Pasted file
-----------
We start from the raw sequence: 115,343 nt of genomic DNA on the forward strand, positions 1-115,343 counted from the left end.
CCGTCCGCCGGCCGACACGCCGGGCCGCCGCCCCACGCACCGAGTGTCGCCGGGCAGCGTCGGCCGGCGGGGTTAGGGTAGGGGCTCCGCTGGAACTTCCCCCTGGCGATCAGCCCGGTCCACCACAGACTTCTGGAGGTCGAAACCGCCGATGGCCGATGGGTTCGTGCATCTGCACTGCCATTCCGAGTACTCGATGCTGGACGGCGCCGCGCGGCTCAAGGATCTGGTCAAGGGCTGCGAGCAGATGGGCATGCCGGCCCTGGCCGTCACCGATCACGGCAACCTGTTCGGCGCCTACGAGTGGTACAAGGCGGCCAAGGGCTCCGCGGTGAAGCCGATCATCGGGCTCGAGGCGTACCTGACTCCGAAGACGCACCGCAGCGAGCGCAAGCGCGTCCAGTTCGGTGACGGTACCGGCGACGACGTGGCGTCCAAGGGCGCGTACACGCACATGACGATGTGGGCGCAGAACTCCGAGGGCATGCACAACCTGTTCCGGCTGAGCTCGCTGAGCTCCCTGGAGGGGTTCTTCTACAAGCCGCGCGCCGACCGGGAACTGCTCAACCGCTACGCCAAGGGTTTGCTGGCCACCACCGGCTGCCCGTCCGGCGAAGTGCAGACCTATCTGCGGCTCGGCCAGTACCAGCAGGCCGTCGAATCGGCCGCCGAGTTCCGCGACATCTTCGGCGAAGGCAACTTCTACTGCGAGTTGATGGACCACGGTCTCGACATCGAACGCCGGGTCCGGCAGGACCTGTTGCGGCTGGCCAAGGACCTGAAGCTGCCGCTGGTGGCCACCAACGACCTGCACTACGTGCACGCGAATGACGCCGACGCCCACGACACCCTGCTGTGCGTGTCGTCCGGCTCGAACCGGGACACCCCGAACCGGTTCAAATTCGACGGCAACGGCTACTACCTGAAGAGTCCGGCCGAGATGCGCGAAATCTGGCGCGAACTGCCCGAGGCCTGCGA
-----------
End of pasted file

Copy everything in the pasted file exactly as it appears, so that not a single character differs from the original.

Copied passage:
We start from the raw sequence: 115,343 nt of genomic DNA on the forward strand, positions 1-115,343 counted from the left end.
CCGTCCGCCGGCCGACACGCCGGGCCGCCGCCCCACGCACCGAGTGTCGCCGGGCAGCGTCGGCCGGCGGGGTTAGGGTAGGGGCTCCGCTGGAACTTCCCCCTGGCGATCAGCCCGGTCCACCACAGACTTCTGGAGGTCGAAACCGCCGATGGCCGATGGGTTCGTGCATCTGCACTGCCATTCCGAGTACTCGATGCTGGACGGCGCCGCGCGGCTCAAGGATCTGGTCAAGGGCTGCGAGCAGATGGGCATGCCGGCCCTGGCCGTCACCGATCACGGCAACCTGTTCGGCGCCTACGAGTGGTACAAGGCGGCCAAGGGCTCCGCGGTGAAGCCGATCATCGGGCTCGAGGCGTACCTGACTCCGAAGACGCACCGCAGCGAGCGCAAGCGCGTCCAGTTCGGTGACGGTACCGGCGACGACGTGGCGTCCAAGGGCGCGTACACGCACATGACGATGTGGGCGCAGAACTCCGAGGGCATGCACAACCTGTTCCGGCTGAGCTCGCTGAGCTCCCTGGAGGGGTTCTTCTACAAGCCGCGCGCCGACCGGGAACTGCTCAACCGCTACGCCAAGGGTTTGCTGGCCACCACCGGCTGCCCGTCCGGCGAAGTGCAGACCTATCTGCGGCTCGGCCAGTACCAGCAGGCCGTCGAATCGGCCGCCGAGTTCCGCGACATCTTCGGCGAAGGCAACTTCTACTGCGAGTTGATGGACCACGGTCTCGACATCGAACGCCGGGTCCGGCAGGACCTGTTGCGGCTGGCCAAGGACCTGAAGCTGCCGCTGGTGGCCACCAACGACCTGCACTACGTGCACGCGAATGACGCCGACGCCCACGACACCCTGCTGTGCGTGTCGTCCGGCTCGAACCGGGACACCCCGAACCGGTTCAAATTCGACGGCAACGGCTACTACCTGAAGAGTCCGGCCGAGATGCGCGAAATCTGGCGCGAACTGCCCGAGGCCTGCGA